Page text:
Bill Browder's grandmother was Russian and his grandfather was the head of the American Communist Party. He was fascinated by Eastern Europe and when few people saw the possibilities in Russia he established a hedge fund that became wildly successful buying up under priced Russian assets.
The first half of the book is the story of how Browder built Hermitage Capital. Browder comes from a brilliant family. His father is a noted mathematician and his brother is a physicist. When he was young, Bill seemed to be something of an underachiever, at least compared to the rest of his family. Browder did manage to work his way into Stanford Business school and from there to a job at Salomon Brothers.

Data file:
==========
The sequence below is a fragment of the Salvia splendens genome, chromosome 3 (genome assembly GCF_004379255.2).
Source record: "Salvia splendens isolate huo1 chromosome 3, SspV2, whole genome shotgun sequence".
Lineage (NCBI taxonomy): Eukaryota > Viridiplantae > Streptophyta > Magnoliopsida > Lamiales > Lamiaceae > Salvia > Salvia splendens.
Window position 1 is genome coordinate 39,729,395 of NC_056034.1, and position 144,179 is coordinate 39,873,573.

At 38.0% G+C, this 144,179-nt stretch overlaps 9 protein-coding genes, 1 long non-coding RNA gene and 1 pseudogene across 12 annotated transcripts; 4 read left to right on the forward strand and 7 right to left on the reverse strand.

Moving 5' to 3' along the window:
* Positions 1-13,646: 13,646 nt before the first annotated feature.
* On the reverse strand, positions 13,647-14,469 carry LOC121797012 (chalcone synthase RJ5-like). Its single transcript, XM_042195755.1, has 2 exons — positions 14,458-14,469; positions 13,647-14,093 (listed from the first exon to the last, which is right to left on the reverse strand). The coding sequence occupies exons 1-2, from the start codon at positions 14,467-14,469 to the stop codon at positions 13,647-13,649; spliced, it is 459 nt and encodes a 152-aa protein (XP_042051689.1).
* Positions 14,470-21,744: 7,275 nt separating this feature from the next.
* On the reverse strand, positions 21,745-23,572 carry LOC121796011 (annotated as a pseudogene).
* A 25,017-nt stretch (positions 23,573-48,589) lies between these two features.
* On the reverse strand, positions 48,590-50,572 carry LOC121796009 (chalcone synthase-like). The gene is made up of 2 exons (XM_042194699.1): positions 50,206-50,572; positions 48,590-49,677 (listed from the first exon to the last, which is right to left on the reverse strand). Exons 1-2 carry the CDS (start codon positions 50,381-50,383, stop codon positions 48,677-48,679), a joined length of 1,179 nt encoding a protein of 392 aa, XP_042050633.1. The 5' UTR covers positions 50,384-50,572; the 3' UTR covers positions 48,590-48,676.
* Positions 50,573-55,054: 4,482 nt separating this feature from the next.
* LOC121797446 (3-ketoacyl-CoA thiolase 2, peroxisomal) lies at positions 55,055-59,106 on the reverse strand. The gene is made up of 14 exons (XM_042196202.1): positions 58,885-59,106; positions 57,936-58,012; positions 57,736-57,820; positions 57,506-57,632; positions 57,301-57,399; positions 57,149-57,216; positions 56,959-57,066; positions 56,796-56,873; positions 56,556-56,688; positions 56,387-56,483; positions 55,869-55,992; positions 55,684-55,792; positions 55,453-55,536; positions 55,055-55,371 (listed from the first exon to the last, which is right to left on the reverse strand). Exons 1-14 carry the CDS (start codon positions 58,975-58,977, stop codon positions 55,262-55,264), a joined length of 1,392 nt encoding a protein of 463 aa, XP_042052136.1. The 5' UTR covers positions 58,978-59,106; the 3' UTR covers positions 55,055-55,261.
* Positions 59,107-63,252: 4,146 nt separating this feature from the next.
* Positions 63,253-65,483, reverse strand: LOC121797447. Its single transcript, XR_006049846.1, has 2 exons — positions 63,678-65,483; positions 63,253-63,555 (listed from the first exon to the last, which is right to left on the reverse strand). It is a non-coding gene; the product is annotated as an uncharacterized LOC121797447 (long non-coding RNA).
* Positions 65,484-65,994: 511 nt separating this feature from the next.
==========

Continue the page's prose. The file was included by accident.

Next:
One of the things that impressed me about Browder is his self-confidence and ability to take risks. Salomon Brothers reaction to the "out-of-the-ballpark" investments that Browder made for them was to form a "task force" to study the issue (and then take credit for Browder's work). Browder quite Salomon Brothers and founded Hermitage Capital. He managed to get the famous billionaire investor Edmond Safra to put up the initial money for the fund and went on to make huge profits.
Browder seems to honestly recount his history, even when the admissions must have been painful. He did not foresee the Russian bond default in 1998 and Hermitage Capital lost 90% of its capital. He managed to build the fund back up in he next few years, recovering all of the losses and delivering record profits. The standard share for hedge funds is 20% of the profits, so Browder must also have become a very wealthy man (e.g., hundreds of millions of dollars).